It's what?

You'll wish you never asked

You do not need a particularly cultured palate to properly appreciate caviar, but you do need a strong stomach to listen to a definition of what it is.   Caviar is easily digestible; its definition is not.

A few years ago, I took a girlfriend to the opera, to see a production of Wagner's The Flying Dutchman.   She was outraged, not by the music (one could have understood that) but by the scene in which a suitor courts a lady's favor by offering her several raw fish.   "If he'd brought me a pile of smelly fish," my girlfriend snorted, "I would have told him to go drown himself!"

I explained that in The Netherlands, where I had recently been living, it was still the custom for a man to bring a fresh, raw herring home to his wife, and that this was considered a romantic gesture.   She was unimpressed, and so ours became strictly a Mozart and flowers relationship.   But what if, instead of a whole fish, I had offered her the gooey mass of sperm-laden testes that had been scooped out of said fish?   Why, she would have been delighted, especially if it had been in a pretty little jar labeled 'caviar' and had cost me a month's wages.

For that is what caviar is; the salted roe of sturgeon or other large fish.   The word is often restricted to just sturgeon roe, and sometimes to four specific types of sturgeon; Beluga, Osetra, Sevruga and Sterlet.   More often now, it is used to refer to any roe, although US law requires non-sturgeon roe to carry the name of the fish before the word 'caviar'.   Thus you have 'lumpfish caviar', 'salmon caviar', etc, which some purists consider oxymorons.

So what is roe?   There are two types :   Hard roe consists of the egg-filled ovaries of a female fish or shellfish,   Soft (or white) roe consists of the ripe (sperm filled) testes of a male fish.

I told you you'd wish you never asked.

Interestingly, retailers always describe caviar or roe as simply 'fish eggs'.

Salmon Caviar, a tasty oxymoron.

The sperm and eggs of smelly fish,
Now isn't that a dainty dish?

'Words, words, words'

The origin of the word of the word 'caviar' is uncertain, as most word origins are.   It came into English as caviary in the mid 16th century.   Shakespeare's Hamlet says of a play that it "pleas’d not the million, ’twas caviary to the general", meaning that it was wasted on the masses.   So caviar had elitist connotations from the start, at least in the West.

The English word was probably derived from the Italian caviale (earlier caviaro) or French caviar, probably ultimately from medieval Greek khaviari.   It is related to the Persian word Khag-avar which means "the roe-generator", and which is used to refer both to the sturgeon and to the roe itself.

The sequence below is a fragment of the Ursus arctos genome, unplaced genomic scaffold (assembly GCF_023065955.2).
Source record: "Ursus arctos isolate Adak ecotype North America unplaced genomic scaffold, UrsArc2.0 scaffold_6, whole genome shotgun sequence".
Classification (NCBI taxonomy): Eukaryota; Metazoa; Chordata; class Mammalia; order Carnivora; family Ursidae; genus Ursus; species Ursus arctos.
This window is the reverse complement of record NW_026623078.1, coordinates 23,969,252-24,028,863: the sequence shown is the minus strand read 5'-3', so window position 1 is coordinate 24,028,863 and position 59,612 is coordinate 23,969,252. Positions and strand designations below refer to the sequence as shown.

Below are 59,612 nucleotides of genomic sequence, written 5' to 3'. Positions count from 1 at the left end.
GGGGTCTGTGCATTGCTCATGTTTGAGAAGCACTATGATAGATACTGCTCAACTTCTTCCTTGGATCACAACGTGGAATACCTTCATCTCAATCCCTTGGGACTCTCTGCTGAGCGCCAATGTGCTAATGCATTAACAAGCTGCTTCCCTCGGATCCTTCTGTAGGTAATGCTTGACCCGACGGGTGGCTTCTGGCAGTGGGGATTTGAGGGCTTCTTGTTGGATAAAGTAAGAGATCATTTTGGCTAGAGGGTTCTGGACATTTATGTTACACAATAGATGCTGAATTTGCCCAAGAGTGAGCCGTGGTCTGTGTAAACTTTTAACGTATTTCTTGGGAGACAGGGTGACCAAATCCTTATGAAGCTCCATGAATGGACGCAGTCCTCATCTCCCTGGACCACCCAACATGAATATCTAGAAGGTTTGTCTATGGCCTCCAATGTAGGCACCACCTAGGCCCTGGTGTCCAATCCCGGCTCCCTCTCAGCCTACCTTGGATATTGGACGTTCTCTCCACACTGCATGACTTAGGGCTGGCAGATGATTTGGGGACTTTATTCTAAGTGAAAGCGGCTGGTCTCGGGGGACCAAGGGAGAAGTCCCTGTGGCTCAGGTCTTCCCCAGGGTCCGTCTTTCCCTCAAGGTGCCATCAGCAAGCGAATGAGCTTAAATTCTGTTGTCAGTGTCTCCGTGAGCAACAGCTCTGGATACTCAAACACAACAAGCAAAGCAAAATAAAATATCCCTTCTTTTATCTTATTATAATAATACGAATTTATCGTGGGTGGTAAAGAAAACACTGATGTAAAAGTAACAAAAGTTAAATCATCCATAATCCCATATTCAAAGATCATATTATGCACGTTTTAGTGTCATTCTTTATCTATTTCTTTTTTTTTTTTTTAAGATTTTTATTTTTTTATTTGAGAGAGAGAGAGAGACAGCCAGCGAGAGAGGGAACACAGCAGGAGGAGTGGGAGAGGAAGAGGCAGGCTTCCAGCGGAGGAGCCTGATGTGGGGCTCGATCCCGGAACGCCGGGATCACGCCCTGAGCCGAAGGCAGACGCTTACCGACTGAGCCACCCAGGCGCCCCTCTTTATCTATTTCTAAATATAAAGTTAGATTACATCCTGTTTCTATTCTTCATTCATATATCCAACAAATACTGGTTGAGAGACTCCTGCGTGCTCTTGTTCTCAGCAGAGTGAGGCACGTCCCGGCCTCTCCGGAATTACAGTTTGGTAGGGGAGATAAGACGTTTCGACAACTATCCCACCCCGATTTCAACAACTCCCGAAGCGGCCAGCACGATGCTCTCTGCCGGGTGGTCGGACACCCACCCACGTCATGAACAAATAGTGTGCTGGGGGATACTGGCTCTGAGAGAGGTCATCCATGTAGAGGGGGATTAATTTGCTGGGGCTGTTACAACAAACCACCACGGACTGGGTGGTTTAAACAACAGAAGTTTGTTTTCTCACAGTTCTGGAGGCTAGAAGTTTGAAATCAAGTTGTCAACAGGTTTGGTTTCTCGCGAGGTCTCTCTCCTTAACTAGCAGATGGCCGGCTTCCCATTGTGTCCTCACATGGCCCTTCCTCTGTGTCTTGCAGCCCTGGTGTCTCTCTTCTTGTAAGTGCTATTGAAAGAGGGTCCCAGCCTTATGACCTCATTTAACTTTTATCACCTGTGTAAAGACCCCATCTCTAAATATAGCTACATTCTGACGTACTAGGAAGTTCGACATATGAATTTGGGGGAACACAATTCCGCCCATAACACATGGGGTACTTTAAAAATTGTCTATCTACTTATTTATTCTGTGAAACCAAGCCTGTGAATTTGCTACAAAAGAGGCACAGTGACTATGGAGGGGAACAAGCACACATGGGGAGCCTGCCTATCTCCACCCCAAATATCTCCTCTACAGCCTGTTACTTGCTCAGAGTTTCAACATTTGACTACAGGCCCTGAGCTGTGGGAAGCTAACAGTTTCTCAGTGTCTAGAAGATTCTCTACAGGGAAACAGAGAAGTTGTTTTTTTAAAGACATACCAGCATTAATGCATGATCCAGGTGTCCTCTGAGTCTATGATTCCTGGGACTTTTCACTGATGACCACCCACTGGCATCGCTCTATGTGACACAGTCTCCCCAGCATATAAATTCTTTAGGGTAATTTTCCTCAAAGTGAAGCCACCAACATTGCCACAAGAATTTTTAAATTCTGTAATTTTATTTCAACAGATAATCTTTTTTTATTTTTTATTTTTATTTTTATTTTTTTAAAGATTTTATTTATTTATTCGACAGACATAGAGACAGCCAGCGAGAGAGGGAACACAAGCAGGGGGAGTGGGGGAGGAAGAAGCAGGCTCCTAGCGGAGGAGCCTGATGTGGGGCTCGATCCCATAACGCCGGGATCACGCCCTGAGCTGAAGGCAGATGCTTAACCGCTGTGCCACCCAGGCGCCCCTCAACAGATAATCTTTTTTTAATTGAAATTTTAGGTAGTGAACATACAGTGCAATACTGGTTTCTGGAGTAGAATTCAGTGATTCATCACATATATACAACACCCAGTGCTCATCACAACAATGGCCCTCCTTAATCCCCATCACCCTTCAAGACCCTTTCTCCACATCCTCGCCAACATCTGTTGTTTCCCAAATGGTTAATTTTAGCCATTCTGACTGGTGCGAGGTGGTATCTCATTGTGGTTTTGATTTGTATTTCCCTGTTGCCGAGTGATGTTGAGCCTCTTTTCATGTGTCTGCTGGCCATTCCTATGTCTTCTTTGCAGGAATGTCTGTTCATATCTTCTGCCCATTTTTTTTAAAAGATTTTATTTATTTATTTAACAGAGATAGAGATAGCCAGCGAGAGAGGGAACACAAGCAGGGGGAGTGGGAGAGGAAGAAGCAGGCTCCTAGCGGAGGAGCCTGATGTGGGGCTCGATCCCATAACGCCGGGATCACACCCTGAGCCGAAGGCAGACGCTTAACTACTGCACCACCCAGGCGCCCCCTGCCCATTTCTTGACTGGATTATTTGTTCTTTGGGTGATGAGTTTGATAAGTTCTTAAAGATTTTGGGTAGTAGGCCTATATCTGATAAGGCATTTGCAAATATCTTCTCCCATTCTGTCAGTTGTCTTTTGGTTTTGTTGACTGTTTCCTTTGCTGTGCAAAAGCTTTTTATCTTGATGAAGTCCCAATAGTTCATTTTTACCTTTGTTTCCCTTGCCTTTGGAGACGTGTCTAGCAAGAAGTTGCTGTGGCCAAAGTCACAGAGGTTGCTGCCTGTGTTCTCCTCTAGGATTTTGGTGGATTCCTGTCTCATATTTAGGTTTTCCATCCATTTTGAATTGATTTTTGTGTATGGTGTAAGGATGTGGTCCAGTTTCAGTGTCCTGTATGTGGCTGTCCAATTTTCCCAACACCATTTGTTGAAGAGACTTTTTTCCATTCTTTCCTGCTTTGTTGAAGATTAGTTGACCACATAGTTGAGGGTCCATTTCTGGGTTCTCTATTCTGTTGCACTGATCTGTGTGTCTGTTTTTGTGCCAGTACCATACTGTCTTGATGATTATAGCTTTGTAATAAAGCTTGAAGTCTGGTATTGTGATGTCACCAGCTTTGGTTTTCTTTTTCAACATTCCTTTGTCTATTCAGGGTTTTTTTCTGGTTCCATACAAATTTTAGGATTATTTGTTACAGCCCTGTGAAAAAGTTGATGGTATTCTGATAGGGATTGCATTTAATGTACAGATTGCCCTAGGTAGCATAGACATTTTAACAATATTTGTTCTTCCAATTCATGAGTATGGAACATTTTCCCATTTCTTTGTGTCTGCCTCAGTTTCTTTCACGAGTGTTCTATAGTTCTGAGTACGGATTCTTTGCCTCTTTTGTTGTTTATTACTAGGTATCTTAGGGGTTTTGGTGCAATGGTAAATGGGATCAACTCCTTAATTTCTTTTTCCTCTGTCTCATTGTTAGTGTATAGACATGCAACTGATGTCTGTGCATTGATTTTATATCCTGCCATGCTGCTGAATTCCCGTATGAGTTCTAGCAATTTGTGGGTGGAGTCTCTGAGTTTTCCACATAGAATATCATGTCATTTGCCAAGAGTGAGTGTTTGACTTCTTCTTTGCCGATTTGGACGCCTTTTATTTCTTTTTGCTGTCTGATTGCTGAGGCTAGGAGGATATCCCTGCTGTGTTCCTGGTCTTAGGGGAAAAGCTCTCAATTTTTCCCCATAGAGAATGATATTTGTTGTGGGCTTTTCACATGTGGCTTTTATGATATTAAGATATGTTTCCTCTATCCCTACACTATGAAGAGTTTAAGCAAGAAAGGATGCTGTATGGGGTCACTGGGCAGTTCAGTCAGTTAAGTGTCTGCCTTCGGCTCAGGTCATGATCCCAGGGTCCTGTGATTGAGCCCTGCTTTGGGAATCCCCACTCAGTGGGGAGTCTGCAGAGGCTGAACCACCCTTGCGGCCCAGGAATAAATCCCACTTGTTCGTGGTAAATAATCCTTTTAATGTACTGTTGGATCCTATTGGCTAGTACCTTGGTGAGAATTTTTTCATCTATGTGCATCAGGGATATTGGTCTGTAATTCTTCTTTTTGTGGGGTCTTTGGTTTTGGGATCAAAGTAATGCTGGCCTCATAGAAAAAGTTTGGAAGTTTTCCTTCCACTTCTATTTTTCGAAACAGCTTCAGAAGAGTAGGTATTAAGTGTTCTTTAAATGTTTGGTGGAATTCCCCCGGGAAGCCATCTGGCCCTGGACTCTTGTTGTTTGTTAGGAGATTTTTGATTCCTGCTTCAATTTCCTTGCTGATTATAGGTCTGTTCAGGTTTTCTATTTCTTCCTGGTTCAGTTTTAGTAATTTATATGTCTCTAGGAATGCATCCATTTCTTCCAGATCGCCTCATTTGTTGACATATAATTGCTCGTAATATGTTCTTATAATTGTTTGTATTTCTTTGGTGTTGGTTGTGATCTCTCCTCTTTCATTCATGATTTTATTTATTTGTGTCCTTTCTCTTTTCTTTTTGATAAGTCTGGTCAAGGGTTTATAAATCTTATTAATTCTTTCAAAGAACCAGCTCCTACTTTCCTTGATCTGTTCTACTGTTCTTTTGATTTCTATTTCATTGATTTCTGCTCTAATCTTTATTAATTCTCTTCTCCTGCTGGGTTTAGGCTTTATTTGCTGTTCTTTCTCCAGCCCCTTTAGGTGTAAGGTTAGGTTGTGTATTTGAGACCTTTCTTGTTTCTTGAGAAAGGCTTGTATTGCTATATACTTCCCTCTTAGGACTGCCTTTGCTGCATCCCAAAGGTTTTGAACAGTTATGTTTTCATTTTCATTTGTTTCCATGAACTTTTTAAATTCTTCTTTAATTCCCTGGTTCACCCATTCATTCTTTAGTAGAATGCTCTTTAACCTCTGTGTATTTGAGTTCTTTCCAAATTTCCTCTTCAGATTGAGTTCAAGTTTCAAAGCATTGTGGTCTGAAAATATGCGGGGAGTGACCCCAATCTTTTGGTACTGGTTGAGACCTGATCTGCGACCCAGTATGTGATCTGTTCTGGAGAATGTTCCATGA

The Russian word is ikra, which refers to roe in general, including that of the sturgeon.

The word 'roe' is from the Middle Dutch word roge.

Is caviar kosher?

No, yes, maybe, depending on how you weigh the scales, as it were.   Jewish dietary laws forbid the consumption of fish that lack scales.   The sturgeon lacks scales.   Therefore caviar is not kosher.

But as we have seen, and as the Bard might have said, All that is called caviar does not from sturgeons come.   Many suppliers specifically promote kosher caviar or kosher roe, meaning of course, the roe of scaled fish.

However, it can also be argued (and within Jewish communities sometimes is) that sturgeon do have scales.   They have scutes, a type of gandoid or hard scale, such as are also found on turtle shells and on the backs of crocodiles.

Why the Good Lord protected sturgeon with armor plating, put them in the forbidden food section, only to endow them with irresistably delicious reproductive organs, I leave to the theologians to decide.

Again with the salmon.


The word malossol is Russian for "little salt".   Roe is cured with salt, which is of course a preservative and flavor enhancer.   For most roe, between 4% and 8% salt is used.   As a general rule, the less salt the better.   It is a popular misconception that caviar has a salty taste.   The better roes will certainly still contain salt, but will not have a distinctively salt taste.

When you see the word malossol on the label, it indicates that the contents have been processed with a minimum amount of salt, usually between 2% and 5%.   This is often an indicator of higher quality.   It is of course not infallible, but as a first approximation, you can take "malossol" to mean "better".

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